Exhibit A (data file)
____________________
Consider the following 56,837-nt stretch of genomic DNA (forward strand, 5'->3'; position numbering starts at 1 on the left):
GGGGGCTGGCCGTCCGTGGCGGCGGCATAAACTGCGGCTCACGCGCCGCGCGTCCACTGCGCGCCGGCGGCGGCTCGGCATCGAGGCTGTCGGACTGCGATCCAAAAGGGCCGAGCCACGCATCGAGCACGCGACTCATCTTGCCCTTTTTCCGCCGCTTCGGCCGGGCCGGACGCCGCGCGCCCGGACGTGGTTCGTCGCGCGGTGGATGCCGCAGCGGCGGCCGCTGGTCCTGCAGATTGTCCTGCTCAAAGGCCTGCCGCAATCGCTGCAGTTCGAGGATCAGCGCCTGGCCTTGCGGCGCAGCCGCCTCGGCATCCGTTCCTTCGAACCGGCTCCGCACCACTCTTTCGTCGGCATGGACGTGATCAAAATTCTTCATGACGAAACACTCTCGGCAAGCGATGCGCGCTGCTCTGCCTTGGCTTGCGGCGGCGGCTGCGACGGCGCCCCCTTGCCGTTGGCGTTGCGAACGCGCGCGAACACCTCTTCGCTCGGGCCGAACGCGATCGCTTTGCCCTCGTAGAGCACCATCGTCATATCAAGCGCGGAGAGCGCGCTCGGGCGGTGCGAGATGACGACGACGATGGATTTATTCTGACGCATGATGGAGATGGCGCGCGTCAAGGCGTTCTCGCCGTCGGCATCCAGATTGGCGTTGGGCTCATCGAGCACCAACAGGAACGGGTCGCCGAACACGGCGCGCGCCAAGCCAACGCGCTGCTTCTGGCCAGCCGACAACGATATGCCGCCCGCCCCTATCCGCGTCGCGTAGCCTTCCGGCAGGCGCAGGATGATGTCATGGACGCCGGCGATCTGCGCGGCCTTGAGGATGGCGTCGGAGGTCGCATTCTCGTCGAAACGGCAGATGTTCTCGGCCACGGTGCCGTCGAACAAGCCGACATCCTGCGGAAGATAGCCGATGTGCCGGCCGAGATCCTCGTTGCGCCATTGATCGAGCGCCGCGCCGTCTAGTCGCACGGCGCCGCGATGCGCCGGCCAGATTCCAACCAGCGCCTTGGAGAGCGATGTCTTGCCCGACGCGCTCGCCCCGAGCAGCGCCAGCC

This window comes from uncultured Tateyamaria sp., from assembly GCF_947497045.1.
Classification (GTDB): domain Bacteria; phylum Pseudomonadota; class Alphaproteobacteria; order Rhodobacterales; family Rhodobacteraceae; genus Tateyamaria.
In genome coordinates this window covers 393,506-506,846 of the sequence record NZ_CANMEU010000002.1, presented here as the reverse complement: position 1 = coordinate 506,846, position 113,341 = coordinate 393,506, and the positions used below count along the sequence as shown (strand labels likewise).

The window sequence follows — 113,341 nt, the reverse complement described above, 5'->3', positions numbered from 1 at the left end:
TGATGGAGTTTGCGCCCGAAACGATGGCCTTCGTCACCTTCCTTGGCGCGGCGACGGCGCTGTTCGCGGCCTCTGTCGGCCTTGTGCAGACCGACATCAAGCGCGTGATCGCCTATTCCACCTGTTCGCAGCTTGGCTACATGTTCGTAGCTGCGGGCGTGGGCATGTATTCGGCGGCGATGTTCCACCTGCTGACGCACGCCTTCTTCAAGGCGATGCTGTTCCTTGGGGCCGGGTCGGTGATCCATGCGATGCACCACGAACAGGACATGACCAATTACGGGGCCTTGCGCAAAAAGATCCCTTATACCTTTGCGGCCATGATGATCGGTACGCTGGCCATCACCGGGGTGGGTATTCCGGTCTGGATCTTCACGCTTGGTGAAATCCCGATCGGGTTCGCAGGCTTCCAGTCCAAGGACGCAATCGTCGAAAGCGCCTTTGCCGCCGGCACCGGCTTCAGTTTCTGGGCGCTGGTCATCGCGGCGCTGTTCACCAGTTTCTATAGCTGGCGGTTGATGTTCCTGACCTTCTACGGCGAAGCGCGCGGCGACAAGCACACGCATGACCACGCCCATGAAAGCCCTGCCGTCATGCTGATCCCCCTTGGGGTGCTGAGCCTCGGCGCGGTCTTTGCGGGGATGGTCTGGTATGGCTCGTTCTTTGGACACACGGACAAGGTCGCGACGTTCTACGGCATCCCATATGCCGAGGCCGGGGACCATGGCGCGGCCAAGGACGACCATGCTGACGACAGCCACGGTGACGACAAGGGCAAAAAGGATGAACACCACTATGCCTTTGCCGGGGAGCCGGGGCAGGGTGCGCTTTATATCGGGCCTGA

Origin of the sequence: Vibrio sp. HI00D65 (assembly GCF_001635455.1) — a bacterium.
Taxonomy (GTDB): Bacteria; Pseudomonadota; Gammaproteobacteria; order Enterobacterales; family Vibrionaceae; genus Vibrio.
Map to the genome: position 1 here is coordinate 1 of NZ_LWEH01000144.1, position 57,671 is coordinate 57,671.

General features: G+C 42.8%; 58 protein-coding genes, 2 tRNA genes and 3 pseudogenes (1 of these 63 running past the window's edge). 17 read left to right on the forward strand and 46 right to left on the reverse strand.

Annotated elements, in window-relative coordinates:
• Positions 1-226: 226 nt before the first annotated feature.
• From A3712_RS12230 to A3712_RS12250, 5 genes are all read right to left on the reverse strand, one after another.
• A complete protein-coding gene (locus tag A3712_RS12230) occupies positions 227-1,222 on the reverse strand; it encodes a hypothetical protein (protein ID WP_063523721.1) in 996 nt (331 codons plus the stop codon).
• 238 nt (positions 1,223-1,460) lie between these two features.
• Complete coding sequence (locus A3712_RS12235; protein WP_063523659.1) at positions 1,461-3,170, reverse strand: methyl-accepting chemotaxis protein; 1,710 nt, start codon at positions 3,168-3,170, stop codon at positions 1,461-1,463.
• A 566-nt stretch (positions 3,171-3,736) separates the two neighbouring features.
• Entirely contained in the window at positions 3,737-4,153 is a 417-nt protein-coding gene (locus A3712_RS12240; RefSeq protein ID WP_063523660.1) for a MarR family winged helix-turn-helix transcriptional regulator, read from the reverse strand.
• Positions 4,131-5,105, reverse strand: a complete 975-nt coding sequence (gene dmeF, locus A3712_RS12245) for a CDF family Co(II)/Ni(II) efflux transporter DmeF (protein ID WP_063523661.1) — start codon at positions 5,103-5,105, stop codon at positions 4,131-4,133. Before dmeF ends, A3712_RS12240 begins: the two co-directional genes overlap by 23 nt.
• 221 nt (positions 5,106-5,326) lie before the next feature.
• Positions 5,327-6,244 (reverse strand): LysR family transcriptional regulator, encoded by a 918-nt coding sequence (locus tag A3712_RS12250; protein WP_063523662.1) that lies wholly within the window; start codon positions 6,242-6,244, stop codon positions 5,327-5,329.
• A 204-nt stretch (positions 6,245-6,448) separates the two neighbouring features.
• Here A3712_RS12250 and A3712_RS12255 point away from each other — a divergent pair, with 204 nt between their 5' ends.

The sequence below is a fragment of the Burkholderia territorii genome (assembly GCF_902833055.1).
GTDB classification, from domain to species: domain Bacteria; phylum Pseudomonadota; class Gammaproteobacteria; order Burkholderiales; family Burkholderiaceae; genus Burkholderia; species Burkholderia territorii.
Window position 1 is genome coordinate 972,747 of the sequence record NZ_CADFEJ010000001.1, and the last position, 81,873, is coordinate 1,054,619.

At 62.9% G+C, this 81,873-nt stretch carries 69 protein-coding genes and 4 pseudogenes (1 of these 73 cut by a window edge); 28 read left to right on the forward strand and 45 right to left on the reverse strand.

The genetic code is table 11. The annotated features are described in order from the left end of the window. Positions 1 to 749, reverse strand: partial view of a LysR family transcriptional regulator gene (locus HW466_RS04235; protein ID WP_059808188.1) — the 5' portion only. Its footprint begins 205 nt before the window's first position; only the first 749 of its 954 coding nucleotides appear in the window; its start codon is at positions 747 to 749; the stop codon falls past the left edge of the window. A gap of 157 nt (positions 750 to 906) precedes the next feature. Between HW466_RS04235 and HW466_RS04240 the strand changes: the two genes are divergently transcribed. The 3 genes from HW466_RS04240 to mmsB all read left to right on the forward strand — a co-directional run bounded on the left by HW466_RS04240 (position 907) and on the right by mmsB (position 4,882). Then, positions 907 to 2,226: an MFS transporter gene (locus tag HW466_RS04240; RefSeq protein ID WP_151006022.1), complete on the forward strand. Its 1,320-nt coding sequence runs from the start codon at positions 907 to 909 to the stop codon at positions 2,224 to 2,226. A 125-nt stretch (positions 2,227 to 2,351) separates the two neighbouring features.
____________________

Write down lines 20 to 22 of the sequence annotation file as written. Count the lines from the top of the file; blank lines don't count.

• Positions 4,131-5,105, reverse strand: a complete 975-nt coding sequence (gene dmeF, locus A3712_RS12245) for a CDF family Co(II)/Ni(II) efflux transporter DmeF (protein ID WP_063523661.1) — start codon at positions 5,103-5,105, stop codon at positions 4,131-4,133. Before dmeF ends, A3712_RS12240 begins: the two co-directional genes overlap by 23 nt.
• 221 nt (positions 5,106-5,326) lie before the next feature.
• Positions 5,327-6,244 (reverse strand): LysR family transcriptional regulator, encoded by a 918-nt coding sequence (locus tag A3712_RS12250; protein WP_063523662.1) that lies wholly within the window; start codon positions 6,242-6,244, stop codon positions 5,327-5,329.